SOC 321K • Development and Global Social Change-W
9:00 AM-10:00 AM
This course is designed to help students develop a critical understanding of social, economic and political challenges posed by development and globalization as well as their writing skills to craft opinion pieces, reaction essays and research papers. The first half of the course will address the social and economic implications of globalization in terms of inequality and poverty. We will focus on inequalities in wealth and welfare in and between countries. Students will be provided with theoretical and empirical tools to examine the contemporary nature of international inequality, division of labor, migration and urbanization. Also, we will juxtapose the convergences and divergences between the developing and the developed world in relation to issues of social equity, welfare, poverty, segregation and unemployment. The second half of the course will deal with the political implications of the contemporary nature of globalization including ethnic discontent, fundamentalist upsurge, wars and international migration. This part of the course will concentrate on the themes of political violence, conflict and contention in and between countries after the end of the Cold War. The reading assignments and the class discussions will invite students to critically think about the issues of democracy, social equity and globalization. By the end of the course, students will have a better understanding of the contemporary forces of global social change and will be better able to evaluate their implications from a comparative perspective. This class involves a writing component and students will be asked to turn in regular written assignments dealing with the issues discussed in class.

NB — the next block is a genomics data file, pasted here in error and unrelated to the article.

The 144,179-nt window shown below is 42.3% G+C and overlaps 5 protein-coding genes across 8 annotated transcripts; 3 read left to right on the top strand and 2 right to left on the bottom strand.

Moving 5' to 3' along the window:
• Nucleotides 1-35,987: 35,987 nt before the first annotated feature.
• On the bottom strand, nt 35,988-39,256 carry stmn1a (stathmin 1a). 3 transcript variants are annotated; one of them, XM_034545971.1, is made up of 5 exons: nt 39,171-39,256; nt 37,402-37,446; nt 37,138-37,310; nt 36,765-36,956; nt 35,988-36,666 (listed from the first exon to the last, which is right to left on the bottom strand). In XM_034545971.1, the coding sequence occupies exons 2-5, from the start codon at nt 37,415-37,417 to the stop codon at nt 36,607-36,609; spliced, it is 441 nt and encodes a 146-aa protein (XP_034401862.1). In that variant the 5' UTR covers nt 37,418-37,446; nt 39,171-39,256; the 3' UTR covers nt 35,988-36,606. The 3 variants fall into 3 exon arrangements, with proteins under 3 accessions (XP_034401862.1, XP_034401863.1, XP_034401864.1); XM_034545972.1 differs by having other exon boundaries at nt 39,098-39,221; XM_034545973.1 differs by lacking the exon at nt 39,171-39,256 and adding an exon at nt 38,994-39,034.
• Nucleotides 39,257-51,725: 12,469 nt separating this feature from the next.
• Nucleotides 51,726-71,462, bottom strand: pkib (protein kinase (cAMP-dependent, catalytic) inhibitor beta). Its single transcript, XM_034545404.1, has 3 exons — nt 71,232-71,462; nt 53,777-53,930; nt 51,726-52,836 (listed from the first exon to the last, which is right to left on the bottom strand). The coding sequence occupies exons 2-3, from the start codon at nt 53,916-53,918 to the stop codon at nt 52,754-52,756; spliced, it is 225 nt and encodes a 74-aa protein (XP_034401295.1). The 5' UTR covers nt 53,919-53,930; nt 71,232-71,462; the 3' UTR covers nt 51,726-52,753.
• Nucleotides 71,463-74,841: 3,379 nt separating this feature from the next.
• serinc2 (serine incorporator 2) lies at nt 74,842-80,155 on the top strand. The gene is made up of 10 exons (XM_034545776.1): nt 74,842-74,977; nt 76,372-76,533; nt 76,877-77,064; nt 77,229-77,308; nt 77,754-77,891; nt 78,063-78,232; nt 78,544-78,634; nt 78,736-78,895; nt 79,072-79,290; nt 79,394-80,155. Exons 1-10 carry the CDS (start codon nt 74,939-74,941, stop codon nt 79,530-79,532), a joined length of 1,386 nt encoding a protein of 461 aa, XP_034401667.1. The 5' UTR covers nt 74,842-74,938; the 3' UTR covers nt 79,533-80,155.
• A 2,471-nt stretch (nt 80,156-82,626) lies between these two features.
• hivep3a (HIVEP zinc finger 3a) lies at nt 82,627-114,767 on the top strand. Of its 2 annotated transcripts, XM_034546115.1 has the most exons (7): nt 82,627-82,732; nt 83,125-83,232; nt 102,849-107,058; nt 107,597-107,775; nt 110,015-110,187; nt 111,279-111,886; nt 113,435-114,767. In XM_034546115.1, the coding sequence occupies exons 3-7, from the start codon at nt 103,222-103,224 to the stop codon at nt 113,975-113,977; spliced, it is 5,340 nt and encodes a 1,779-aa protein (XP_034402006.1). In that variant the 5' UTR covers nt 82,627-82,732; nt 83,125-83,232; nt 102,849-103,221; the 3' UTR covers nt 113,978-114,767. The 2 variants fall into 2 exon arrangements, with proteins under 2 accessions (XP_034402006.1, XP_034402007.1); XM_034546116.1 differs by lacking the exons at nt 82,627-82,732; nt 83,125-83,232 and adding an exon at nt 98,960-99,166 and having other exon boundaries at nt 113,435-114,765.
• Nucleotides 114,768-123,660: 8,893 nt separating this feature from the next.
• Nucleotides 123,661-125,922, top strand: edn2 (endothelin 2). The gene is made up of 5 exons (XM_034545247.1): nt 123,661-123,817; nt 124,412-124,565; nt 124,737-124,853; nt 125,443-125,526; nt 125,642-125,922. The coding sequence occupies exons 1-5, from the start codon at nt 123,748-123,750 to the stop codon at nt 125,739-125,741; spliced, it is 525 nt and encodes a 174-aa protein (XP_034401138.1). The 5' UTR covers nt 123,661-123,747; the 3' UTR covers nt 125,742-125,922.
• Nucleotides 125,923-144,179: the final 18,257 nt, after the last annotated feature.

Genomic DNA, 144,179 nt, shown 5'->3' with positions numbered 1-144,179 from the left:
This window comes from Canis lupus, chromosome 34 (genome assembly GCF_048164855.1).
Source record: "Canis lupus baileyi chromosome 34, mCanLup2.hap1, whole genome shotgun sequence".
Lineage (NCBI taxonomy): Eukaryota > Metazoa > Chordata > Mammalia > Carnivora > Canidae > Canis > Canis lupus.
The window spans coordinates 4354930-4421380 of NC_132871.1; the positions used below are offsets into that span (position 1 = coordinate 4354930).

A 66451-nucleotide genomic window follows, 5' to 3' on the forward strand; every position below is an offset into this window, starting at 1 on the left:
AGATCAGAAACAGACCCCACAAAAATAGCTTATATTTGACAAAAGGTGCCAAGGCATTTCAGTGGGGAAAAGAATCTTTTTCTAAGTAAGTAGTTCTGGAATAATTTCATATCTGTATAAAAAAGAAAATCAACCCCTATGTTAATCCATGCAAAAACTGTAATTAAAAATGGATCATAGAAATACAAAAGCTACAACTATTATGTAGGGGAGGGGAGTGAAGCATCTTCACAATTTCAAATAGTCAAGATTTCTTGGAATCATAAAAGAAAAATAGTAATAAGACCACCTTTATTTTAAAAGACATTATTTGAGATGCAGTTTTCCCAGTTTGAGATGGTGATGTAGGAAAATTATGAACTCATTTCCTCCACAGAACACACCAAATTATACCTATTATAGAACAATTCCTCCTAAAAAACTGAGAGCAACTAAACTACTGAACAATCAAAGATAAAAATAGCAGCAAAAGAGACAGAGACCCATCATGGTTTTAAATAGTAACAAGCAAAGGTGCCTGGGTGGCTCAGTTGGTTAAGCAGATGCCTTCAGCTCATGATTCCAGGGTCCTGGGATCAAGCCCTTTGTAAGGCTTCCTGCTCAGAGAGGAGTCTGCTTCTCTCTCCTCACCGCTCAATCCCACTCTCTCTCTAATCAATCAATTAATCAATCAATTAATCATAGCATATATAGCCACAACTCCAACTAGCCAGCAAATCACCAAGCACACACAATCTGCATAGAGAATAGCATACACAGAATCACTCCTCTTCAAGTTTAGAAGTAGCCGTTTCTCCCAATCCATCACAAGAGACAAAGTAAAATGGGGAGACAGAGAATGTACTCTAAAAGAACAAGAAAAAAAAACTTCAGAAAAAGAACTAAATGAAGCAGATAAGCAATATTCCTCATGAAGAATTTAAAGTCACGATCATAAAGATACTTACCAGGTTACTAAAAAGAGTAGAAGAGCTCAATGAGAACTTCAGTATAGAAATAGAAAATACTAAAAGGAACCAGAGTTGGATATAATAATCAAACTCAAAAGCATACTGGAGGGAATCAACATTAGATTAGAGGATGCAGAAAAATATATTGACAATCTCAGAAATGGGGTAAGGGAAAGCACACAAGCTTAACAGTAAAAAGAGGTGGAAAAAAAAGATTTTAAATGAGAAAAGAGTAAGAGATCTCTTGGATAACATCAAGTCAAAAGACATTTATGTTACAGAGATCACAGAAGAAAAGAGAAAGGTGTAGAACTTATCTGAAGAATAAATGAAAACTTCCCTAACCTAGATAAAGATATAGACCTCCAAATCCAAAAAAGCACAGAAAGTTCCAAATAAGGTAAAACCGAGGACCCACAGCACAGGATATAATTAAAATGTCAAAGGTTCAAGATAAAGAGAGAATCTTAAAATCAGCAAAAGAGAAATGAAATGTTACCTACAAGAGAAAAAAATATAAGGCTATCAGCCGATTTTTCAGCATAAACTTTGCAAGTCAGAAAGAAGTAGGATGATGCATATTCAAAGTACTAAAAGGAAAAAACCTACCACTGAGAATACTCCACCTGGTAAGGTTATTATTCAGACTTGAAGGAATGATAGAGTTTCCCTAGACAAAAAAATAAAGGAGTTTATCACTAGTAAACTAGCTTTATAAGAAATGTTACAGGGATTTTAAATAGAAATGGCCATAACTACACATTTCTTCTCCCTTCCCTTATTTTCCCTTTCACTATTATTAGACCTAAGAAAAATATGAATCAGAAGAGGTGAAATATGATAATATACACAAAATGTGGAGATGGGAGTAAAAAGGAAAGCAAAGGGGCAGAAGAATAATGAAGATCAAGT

Each student will turn in 10 reaction papers throughout the semester. Reaction papers will be on the assigned readings; expected to be brief, straightforward, creative and analytical. A guide with details on how to write a reaction paper is posted on blackboard. There will also be a final research paper that students are supposed to turn in at the end of the semester.
Your class participation grade is mainly based on your attendance and active participation into class discussions. Participation is required and attendance will be taken randomly through a sign-in sheet.
Rothenberg, Paula S., Beyond Borders: Thinking Critically About Global Issues, Worth Publishers, 2006
McMichael, Philip, Development and Social Change: A Global Perspective, Pine Forge Press, 2004
Giarrusso, Roseann et.al., A Guide to Writing Sociology Papers, Worth Publishers, 2008